I enjoy exploring cemeteries but this one is unique. There is a room in the chapel dedicated to healing and those in need of healing. It has braces, prosthetics
the walls are covered with a lavish, decaying collection of cast-off prosthetics, anatomical-themed votive, and crutches, accented by casually draped rosaries; the floor ..among the pennies, candles, crucifixes, hand-scribbled notes, and "thank-you" bricks. Some think this is morbidly or interesting. At the very least I felt it was unique. At one time there was more in the room and you could actually go in ... now you can't so I assume there was theft or vandalism.
We had read the cemeteries are not safe to explore on our own and this was the only cemetery I felt nervous about our safety as it is in a questionable area and no other tourist there. The other cemeteries have so many tourists and tours moving in and out .. you can just follow them. Since it was so quiet .. it was a bit creepy and when we heard a sound from another row .. we were a bit concerned. Luckily was another cemetery nut.
In the hot, humid climate of southern Louisiana, where the water table lies just a few feet below the surface, people cannot be buried. Some other method had to be devised.
The body of the deceased is set inside the stone monument, where it decomposes in the heat. In accordance with rules stipulated by the Catholic Church, they lie there for a year and a day. Then, the monument is opened, and the remains are tossed into the pit below. This way, room is available for the next one. If the next member of that family dies before the place is available, then the body is placed into one of the temporary spots on the side.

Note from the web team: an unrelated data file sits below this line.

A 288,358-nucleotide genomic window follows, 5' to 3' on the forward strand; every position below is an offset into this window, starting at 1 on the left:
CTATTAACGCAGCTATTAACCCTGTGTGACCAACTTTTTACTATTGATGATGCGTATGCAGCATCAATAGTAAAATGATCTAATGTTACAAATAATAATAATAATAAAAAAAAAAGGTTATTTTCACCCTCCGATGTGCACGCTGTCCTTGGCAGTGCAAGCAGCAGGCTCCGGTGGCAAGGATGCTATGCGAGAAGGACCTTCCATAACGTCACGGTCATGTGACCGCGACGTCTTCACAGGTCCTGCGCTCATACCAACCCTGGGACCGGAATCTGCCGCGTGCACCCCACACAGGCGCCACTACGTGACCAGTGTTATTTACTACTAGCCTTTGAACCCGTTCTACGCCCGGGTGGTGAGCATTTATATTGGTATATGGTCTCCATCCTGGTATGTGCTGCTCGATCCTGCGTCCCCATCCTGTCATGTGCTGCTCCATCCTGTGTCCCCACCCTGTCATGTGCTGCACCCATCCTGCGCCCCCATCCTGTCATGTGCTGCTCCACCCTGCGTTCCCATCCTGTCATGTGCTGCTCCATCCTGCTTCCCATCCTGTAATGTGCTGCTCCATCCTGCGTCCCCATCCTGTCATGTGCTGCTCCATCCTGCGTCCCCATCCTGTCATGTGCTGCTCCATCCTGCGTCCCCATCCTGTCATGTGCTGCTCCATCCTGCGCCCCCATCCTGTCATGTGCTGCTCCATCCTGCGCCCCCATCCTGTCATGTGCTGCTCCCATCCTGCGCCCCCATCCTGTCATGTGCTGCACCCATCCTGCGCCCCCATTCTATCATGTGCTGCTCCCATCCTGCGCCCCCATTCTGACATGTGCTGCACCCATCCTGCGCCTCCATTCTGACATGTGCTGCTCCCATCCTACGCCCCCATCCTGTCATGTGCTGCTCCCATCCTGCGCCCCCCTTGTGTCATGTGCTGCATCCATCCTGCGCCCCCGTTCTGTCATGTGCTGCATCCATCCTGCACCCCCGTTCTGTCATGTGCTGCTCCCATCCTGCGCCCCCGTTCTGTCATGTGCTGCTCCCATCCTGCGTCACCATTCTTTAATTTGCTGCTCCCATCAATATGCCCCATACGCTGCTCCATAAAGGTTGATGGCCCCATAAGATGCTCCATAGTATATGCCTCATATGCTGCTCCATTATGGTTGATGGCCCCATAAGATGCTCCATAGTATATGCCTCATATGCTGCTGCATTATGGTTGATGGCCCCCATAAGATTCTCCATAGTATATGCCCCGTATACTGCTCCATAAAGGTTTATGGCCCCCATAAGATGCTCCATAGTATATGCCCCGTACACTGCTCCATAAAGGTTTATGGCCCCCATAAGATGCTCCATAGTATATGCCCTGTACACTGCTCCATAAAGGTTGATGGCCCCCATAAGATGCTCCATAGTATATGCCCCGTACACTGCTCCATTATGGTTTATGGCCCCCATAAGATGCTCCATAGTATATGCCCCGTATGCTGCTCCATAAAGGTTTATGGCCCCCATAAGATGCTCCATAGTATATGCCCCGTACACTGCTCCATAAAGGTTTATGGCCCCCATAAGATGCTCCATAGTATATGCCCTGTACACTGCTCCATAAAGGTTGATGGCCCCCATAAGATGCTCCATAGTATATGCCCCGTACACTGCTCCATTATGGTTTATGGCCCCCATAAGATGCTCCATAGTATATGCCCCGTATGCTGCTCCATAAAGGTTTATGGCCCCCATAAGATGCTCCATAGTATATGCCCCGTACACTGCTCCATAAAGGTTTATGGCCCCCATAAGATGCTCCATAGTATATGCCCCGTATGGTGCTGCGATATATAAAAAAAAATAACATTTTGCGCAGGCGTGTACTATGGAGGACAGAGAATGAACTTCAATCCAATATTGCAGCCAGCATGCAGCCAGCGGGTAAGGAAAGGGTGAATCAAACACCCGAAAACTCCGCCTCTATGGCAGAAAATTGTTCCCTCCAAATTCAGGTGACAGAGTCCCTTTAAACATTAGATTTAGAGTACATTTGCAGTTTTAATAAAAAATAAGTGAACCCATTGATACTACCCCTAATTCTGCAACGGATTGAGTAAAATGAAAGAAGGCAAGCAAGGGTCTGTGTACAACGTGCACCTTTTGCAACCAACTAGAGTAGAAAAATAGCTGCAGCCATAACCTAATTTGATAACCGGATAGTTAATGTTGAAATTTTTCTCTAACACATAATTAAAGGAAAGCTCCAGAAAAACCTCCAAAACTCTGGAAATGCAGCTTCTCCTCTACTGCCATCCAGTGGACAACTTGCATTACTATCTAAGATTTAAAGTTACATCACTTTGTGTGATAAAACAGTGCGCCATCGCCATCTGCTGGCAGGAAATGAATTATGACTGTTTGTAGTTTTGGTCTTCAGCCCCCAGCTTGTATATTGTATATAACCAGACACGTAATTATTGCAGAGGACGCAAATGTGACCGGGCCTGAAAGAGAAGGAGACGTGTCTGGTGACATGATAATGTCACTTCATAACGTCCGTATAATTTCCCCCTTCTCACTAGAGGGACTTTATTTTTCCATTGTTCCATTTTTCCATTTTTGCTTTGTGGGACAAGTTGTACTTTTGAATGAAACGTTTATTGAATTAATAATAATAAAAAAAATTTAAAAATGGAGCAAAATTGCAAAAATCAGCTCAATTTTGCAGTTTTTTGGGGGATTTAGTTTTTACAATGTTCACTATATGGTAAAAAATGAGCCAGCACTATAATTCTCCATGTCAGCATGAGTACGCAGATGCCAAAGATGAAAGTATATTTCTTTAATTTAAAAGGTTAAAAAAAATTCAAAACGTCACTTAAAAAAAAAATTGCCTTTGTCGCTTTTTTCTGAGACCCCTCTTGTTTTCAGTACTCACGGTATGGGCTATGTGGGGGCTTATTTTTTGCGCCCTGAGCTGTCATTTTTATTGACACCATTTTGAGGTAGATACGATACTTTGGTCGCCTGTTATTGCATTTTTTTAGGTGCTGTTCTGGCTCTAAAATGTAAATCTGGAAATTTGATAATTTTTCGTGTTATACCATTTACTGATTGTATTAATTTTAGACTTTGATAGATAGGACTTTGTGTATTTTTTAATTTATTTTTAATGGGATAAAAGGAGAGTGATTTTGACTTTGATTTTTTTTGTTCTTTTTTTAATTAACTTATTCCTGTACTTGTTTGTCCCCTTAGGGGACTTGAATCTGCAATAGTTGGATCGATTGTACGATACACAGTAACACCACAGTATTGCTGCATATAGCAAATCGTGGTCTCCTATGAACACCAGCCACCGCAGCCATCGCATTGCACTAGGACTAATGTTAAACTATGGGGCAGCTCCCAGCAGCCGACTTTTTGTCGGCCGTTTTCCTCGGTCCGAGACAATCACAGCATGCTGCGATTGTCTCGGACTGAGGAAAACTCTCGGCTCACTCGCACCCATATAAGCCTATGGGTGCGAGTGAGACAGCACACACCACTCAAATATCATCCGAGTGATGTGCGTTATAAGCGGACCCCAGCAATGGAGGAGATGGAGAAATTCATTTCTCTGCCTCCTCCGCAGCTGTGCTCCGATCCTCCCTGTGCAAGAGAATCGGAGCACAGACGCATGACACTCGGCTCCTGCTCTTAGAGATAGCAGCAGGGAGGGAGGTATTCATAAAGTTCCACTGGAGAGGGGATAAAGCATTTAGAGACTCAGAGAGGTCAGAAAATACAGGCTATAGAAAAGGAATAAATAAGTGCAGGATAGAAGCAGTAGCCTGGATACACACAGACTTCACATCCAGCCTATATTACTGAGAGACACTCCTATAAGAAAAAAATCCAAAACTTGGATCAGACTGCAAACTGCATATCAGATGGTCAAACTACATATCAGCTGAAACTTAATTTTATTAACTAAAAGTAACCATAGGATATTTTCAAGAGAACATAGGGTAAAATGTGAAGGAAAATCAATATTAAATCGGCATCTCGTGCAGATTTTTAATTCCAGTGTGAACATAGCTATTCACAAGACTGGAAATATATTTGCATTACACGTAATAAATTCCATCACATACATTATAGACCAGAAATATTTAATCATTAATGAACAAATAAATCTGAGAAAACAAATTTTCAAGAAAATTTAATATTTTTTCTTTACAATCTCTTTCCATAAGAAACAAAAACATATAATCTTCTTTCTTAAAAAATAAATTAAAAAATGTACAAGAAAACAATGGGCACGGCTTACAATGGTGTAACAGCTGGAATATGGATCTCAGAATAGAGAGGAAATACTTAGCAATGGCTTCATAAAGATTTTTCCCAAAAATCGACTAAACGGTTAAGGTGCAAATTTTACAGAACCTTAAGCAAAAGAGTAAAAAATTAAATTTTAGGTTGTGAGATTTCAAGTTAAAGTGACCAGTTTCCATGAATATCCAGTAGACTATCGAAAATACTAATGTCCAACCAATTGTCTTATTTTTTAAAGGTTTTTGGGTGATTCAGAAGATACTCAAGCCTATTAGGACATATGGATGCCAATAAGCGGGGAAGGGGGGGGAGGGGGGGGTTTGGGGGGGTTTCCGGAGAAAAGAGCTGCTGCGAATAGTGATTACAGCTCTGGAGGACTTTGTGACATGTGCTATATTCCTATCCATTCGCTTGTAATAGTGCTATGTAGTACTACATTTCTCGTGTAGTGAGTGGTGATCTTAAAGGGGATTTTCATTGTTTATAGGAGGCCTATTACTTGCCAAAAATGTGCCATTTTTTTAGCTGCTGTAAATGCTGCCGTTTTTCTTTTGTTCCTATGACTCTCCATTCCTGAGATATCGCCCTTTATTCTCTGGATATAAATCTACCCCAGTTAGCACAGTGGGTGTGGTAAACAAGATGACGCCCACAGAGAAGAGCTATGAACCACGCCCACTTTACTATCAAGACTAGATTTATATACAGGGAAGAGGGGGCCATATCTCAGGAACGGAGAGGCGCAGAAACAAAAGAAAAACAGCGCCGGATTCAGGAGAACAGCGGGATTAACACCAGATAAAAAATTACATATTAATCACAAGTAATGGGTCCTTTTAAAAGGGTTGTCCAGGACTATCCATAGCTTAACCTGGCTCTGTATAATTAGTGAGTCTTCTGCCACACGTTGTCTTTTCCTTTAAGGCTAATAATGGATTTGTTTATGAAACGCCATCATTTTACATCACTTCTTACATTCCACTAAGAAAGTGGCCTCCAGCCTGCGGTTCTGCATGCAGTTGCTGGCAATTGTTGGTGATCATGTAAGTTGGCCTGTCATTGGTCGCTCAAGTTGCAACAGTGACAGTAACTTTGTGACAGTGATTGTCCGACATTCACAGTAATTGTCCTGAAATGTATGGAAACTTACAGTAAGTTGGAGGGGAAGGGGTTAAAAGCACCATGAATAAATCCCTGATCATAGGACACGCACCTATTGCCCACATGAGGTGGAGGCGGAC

Families purchase these, and use them for generation after generation. The remains of dozens may be inside one of these.
In a city below sea level, with a very high water table, cemeteries are unique. As buried wooden coffins will frequently float to the surface, cemeteries were designed with above ground stone and marble tombs. Some of the grave sites in the old cemeteries are spectacular.
Even modern cemeteries are built above ground in the city. In the Lower 9th Ward, I drove by an above ground cemetery where it looked like at least 25% of the tombs had broken open and the coffins had floated away. I guess you can't plan for everything.
New Orleans has many "above ground" cemeteries in town due to the fact that much of the city is at or below sea level. this one is just North of the French Quarter. Do not go here alone at night it is not in a good neighborhood.
As morbid as this may sound, you must take a walking tour of either St. Louis or Lafayette cemetaries. The tombs are all above ground due to the water table being so high in the area, the coffins would not stay under ground! 'Historic New Orleans Walking Tours' offers entertaining & historically accurate tours daily.
Call 504-947-2120 or visit their website http://www.tourneworleans.com